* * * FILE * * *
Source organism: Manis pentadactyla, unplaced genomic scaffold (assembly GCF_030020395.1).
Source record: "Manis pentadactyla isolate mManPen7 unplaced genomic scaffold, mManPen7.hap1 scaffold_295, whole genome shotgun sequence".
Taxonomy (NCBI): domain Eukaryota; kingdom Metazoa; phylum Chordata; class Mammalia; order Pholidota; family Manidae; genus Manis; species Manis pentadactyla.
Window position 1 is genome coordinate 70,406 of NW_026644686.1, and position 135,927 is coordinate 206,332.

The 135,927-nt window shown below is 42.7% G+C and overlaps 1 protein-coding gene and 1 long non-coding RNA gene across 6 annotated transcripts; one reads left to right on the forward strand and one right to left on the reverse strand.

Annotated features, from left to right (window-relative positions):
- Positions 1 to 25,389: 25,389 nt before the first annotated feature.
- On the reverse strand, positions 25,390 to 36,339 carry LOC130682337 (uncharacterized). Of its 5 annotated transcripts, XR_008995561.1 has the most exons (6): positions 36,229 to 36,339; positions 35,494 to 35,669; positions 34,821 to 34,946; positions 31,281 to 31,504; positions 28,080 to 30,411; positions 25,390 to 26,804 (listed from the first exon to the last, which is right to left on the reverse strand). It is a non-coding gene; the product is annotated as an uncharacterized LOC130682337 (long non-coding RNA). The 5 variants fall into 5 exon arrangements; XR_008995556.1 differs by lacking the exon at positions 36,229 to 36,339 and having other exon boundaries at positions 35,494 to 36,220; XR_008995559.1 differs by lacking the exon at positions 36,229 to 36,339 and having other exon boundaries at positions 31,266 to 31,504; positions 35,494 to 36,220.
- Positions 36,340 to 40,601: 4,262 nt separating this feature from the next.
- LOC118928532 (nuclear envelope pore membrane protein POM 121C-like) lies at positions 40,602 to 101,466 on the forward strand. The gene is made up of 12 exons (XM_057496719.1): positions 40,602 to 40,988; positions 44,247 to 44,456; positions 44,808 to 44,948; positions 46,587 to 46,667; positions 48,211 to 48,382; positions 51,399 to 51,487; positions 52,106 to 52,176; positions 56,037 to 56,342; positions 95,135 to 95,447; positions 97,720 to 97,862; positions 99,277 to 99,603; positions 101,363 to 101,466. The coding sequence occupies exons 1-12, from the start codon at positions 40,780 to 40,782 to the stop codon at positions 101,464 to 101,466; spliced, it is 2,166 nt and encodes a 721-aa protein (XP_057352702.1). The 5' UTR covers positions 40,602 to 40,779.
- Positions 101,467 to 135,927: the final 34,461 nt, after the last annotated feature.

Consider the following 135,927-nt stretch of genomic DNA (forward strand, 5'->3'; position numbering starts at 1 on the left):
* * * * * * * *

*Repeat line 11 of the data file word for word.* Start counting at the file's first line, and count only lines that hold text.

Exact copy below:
- Positions 101,467 to 135,927: the final 34,461 nt, after the last annotated feature.